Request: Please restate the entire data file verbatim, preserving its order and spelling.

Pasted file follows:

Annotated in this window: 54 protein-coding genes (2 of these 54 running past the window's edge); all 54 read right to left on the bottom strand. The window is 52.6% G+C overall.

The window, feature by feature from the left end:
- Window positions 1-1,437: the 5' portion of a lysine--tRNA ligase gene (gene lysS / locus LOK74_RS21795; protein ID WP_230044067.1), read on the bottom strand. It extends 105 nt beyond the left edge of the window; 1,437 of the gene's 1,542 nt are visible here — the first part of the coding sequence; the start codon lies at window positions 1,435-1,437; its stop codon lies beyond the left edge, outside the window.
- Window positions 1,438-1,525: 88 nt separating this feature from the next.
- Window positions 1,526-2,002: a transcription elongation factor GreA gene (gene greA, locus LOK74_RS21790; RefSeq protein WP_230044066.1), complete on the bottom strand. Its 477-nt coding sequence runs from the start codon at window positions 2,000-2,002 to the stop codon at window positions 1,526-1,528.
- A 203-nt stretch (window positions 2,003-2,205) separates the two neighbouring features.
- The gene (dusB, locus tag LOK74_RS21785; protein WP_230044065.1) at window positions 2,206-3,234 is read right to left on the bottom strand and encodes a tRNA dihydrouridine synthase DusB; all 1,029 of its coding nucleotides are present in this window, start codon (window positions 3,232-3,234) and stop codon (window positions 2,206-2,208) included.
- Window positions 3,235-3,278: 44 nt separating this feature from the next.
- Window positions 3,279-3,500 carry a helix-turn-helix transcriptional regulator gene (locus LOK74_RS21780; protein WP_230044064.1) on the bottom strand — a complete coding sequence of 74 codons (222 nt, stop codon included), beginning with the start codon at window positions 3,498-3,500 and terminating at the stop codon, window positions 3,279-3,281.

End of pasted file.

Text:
Annotated in this window: 54 protein-coding genes (2 of these 54 running past the window's edge); all 54 read right to left on the bottom strand. The window is 52.6% G+C overall.

The window, feature by feature from the left end:
- Window positions 1-1,437: the 5' portion of a lysine--tRNA ligase gene (gene lysS / locus LOK74_RS21795; protein ID WP_230044067.1), read on the bottom strand. It extends 105 nt beyond the left edge of the window; 1,437 of the gene's 1,542 nt are visible here — the first part of the coding sequence; the start codon lies at window positions 1,435-1,437; its stop codon lies beyond the left edge, outside the window.
- Window positions 1,438-1,525: 88 nt separating this feature from the next.
- Window positions 1,526-2,002: a transcription elongation factor GreA gene (gene greA, locus LOK74_RS21790; RefSeq protein WP_230044066.1), complete on the bottom strand. Its 477-nt coding sequence runs from the start codon at window positions 2,000-2,002 to the stop codon at window positions 1,526-1,528.
- A 203-nt stretch (window positions 2,003-2,205) separates the two neighbouring features.
- The gene (dusB, locus tag LOK74_RS21785; protein WP_230044065.1) at window positions 2,206-3,234 is read right to left on the bottom strand and encodes a tRNA dihydrouridine synthase DusB; all 1,029 of its coding nucleotides are present in this window, start codon (window positions 3,232-3,234) and stop codon (window positions 2,206-2,208) included.
- Window positions 3,235-3,278: 44 nt separating this feature from the next.
- Window positions 3,279-3,500 carry a helix-turn-helix transcriptional regulator gene (locus LOK74_RS21780; protein WP_230044064.1) on the bottom strand — a complete coding sequence of 74 codons (222 nt, stop codon included), beginning with the start codon at window positions 3,498-3,500 and terminating at the stop codon, window positions 3,279-3,281.